Research Seminar
Interplay of Several Fields of Public International Law

The environment is the „silent“ victim during and after the conduct of hostilities. While the protection of civilians and civilian objects is very prominent in today's discussions on the laws of armed conflict, environmental protection in armed conflicts is a topic belligerent states often neglect. The International Law Commission has taken up the topic and will deliberate a final version of principles on the „Protection of the Environment in Relation to Armed Conflict“ this summer.
In this seminar, we will explore some provisions in the laws of armed conflict that address and protect the „natural“ environment explicitly and also implicitly. Other fields of international law, such as international environmental law and human rights law, can complement the laws of armed conflict in this regard. Research at this intersection deals with treaties such as Additional Protocol I to the Geneva Conventions, human rights treaties as well as multilateral environmental agreements such as the Biodiversity Convention or the World Heritage Convention. Possible norm conflicts arise at this intersection, and treaty interpretation and harmonization across fields of international law might lead the way out. We will jointly explore how the environment is protected during and after the war. How can human rights complement environmental protection in armed conflicts? Do multilateral environmental agreements continue to apply and protect specific areas during a conflict? What are the implications of such an interplay? 

The seminar is addressed to students interested in international humanitarian law, international environmental law, human rights law, and general questions in public international law (treaty interpretation, etc). In addition to issues such as the continued application of human rights treaties or environmental law treaties in armed conflicts, other topics such as case studies on Colombia or the Democratic Republic of Congo with regard to environmental protection and armed conflicts can be conducted. Other fields, such as gender-related questions or the rights of future generations can be assessed as well. The scholarly debate as well as the work of the UN International Law Commission will play a major role in the seminar. Guest speakers from the International Law Commission, NGOs, and foreign ministries dealing with the topic will be invited to discuss their approaches to the topic with the participants of the seminar.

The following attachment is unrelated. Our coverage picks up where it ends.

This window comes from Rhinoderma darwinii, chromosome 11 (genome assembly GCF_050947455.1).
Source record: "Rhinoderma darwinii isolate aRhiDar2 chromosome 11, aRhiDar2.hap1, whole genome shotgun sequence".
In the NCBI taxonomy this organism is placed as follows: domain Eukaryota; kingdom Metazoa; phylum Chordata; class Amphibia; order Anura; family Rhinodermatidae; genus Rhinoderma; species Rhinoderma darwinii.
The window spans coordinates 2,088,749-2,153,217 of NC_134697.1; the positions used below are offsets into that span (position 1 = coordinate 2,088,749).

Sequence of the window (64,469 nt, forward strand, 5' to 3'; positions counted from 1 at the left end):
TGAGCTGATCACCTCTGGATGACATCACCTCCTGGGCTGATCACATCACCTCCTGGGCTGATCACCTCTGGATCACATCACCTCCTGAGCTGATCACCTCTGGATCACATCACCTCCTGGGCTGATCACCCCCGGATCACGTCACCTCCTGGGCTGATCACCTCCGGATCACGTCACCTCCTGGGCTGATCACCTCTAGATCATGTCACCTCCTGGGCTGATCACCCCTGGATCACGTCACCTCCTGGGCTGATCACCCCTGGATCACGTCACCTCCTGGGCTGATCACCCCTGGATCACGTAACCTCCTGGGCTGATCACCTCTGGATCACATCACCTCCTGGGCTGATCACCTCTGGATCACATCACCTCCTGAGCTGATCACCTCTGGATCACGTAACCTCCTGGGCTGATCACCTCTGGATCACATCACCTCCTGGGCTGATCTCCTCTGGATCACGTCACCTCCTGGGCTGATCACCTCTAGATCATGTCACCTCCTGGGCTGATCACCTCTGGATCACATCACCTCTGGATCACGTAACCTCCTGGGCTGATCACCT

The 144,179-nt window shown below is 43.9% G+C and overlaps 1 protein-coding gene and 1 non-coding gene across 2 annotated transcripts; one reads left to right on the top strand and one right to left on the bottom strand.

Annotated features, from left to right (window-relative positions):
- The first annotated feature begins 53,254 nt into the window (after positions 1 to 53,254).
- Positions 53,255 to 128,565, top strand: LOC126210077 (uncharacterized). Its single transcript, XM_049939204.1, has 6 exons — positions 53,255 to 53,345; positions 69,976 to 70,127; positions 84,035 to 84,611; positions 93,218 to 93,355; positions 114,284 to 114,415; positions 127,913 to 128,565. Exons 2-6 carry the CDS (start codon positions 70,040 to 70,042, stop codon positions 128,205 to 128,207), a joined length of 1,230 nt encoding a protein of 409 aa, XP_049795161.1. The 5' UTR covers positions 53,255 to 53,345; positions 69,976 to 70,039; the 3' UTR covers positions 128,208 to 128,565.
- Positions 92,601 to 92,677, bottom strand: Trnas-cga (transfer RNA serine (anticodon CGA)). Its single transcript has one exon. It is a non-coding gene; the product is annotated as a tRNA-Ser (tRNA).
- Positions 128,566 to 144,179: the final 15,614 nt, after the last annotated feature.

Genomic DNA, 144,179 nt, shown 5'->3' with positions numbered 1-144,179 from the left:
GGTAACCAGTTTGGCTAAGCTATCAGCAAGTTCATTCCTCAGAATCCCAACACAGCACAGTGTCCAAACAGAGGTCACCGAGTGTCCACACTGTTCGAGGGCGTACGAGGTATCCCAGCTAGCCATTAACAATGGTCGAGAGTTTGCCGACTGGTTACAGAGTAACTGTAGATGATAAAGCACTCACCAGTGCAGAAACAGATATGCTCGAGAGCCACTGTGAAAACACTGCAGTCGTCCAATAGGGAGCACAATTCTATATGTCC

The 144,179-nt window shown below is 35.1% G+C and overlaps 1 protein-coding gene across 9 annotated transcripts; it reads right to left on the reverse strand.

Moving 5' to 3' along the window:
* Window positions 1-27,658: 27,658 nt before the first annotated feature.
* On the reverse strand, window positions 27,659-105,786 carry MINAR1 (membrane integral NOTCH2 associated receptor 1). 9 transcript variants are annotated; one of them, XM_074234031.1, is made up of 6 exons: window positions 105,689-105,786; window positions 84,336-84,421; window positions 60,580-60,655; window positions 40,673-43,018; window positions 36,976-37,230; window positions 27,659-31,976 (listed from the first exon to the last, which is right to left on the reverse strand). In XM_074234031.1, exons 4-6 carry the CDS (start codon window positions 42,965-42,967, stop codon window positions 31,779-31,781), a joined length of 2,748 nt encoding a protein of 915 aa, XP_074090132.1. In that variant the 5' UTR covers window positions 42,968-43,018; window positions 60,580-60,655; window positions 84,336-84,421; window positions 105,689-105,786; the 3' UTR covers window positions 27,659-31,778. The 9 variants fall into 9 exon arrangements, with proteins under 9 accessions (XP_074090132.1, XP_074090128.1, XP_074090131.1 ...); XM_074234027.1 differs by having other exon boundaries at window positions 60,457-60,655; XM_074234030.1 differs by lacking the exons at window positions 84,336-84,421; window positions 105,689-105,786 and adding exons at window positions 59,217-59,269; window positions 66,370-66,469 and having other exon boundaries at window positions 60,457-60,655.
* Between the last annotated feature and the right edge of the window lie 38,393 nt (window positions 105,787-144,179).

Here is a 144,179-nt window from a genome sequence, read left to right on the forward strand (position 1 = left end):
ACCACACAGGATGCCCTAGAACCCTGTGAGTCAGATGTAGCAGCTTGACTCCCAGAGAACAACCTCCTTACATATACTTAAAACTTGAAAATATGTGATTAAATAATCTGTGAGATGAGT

Research topics will be distributed based on individual interests, participants can also suggest their own topics for their papers in the context of the overall theme of the seminar. The seminar will take place in July 2022. Papers have to be submitted until the end of the summer term. An introductory session on the topic will take place in April 2022. At the beginning of June, there will be a mandatory academic writing session for all participants.

All participants are expected to present on their respective topics during the seminar in July (in English). Students can submit a paper (in German or English) in order to receive a „Seminarschein“ in terms of the „Promotionsordnung“. Additionally, students can write a „Examenshausarbeit im SPB X (Völker- und Europarecht)“. Students are advised to have written a preparatory paper (Semiararbeit) before they write their „Examenshausarbeit“.

The number of students participating in the seminar is limited. If you are interested in the topic, please register via Stine. If you wish to write a „SPB-Hausarbeit“, please send an email to